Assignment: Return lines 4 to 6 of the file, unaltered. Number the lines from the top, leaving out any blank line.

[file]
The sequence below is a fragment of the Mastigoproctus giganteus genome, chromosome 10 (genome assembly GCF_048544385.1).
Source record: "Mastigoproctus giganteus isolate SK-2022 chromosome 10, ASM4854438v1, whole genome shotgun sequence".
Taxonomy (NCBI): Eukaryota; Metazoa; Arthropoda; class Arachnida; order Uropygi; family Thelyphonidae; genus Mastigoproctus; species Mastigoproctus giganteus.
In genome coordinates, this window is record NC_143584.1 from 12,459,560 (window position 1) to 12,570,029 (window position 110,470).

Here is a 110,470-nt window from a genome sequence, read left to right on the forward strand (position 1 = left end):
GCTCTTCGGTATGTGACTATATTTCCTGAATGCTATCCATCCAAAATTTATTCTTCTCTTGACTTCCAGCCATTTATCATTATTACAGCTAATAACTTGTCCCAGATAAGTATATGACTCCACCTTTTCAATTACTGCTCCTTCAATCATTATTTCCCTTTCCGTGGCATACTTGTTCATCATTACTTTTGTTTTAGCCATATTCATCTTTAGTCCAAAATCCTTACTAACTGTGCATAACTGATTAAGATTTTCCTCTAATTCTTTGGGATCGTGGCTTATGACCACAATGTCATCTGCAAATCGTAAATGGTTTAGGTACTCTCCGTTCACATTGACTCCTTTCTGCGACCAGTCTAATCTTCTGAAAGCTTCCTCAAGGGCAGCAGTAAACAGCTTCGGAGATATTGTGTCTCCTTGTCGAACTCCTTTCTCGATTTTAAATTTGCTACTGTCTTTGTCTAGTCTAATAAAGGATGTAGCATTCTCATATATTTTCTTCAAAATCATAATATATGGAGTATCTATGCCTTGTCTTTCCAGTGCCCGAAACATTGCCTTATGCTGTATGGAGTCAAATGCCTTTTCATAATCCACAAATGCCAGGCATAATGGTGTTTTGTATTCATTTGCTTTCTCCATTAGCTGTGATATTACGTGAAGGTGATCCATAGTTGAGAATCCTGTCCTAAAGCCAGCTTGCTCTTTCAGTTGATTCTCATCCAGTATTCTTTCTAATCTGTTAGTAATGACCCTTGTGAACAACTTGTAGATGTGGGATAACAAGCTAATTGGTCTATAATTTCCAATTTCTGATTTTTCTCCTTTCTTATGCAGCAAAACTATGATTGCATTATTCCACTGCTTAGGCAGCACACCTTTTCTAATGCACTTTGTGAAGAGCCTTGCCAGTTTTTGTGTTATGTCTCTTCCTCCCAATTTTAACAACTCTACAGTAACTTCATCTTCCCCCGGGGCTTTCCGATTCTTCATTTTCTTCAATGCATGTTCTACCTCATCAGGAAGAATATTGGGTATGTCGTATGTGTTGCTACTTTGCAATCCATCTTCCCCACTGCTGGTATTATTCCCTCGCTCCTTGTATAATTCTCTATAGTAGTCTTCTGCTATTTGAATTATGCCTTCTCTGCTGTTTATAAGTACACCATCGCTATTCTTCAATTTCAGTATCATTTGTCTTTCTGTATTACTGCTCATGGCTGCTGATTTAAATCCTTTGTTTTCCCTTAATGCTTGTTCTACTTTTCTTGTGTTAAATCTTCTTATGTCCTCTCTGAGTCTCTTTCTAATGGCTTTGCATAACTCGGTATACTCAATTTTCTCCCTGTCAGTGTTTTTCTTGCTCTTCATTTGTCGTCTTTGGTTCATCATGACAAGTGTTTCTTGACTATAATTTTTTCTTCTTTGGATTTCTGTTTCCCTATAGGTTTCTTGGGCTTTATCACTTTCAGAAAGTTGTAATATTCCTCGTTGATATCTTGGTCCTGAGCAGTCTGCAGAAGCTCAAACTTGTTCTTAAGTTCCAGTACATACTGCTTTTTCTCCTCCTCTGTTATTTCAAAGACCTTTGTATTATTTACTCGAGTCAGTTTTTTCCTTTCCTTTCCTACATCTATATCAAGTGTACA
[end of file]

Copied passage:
In genome coordinates, this window is record NC_143584.1 from 12,459,560 (window position 1) to 12,570,029 (window position 110,470).

Here is a 110,470-nt window from a genome sequence, read left to right on the forward strand (position 1 = left end):
GCTCTTCGGTATGTGACTATATTTCCTGAATGCTATCCATCCAAAATTTATTCTTCTCTTGACTTCCAGCCATTTATCATTATTACAGCTAATAACTTGTCCCAGATAAGTATATGACTCCACCTTTTCAATTACTGCTCCTTCAATCATTATTTCCCTTTCCGTGGCATACTTGTTCATCATTACTTTTGTTTTAGCCATATTCATCTTTAGTCCAAAATCCTTACTAACTGTGCATAACTGATTAAGATTTTCCTCTAATTCTTTGGGATCGTGGCTTATGACCACAATGTCATCTGCAAATCGTAAATGGTTTAGGTACTCTCCGTTCACATTGACTCCTTTCTGCGACCAGTCTAATCTTCTGAAAGCTTCCTCAAGGGCAGCAGTAAACAGCTTCGGAGATATTGTGTCTCCTTGTCGAACTCCTTTCTCGATTTTAAATTTGCTACTGTCTTTGTCTAGTCTAATAAAGGATGTAGCATTCTCATATATTTTCTTCAAAATCATAATATATGGAGTATCTATGCCTTGTCTTTCCAGTGCCCGAAACATTGCCTTATGCTGTATGGAGTCAAATGCCTTTTCATAATCCACAAATGCCAGGCATAATGGTGTTTTGTATTCATTTGCTTTCTCCATTAGCTGTGATATTACGTGAAGGTGATCCATAGTTGAGAATCCTGTCCTAAAGCCAGCTTGCTCTTTCAGTTGATTCTCATCCAGTATTCTTTCTAATCTGTTAGTAATGACCCTTGTGAACAACTTGTAGATGTGGGATAACAAGCTAATTGGTCTATAATTTCCAATTTCTGATTTTTCTCCTTTCTTATGCAGCAAAACTATGATTGCATTATTCCACTGCTTAGGCAGCACACCTTTTCTAATGCACTTTGTGAAGAGCCTTGCCAGTTTTTGTGTTATGTCTCTTCCTCCCAATTTTAACAACTCTACAGTAACTTCATCTTCCCCCGGGGCTTTCCGATTCTTCATTTTCTTCAATGCATGTTCTACCTCATCAGGAAGAATATTGGGTATGTCGTATGTGTTGCTACTTTGCAATCCATCTTCCCCACTGCTGGTATTATTCCCTCGCTCCTTGTATAATTCTCTATAGTAGTCTTCTGCTATTTGAATTATGCCTTCTCTGCTGTTTATAAGTACACCATCGCTATTCTTCAATTTCAGTATCATTTGTCTTTCTGTATTACTGCTCATGGCTGCTGATTTAAATCCTTTGTTTTCCCTTAATGCTTGTTCTACTTTTCTTGTGTTAAATCTTCTTATGTCCTCTCTGAGTCTCTTTCTAATGGCTTTGCATAACTCGGTATACTCAATTTTCTCCCTGTCAGTGTTTTTCTTGCTCTTCATTTGTCGTCTTTGGTTCATCATGACAAGTGTTTCTTGACTATAATTTTTTCTTCTTTGGATTTCTGTTTCCCTATAGGTTTCTTGGGCTTTATCACTTTCAGAAAGTTGTAATATTCCTCGTTGATATCTTGGTCCTGAGCAGTCTGCAGAAGCTCAAACTTGTTCTTAAGTTCCAGTACATACTGCTTTTTCTCCTCCTCTGTTATTTCAAAGACCTTTGTATTATTTACTCGAGTCAGTTTTTTCCTTTCCTTTCCTACATCTATATCAAGTGTACA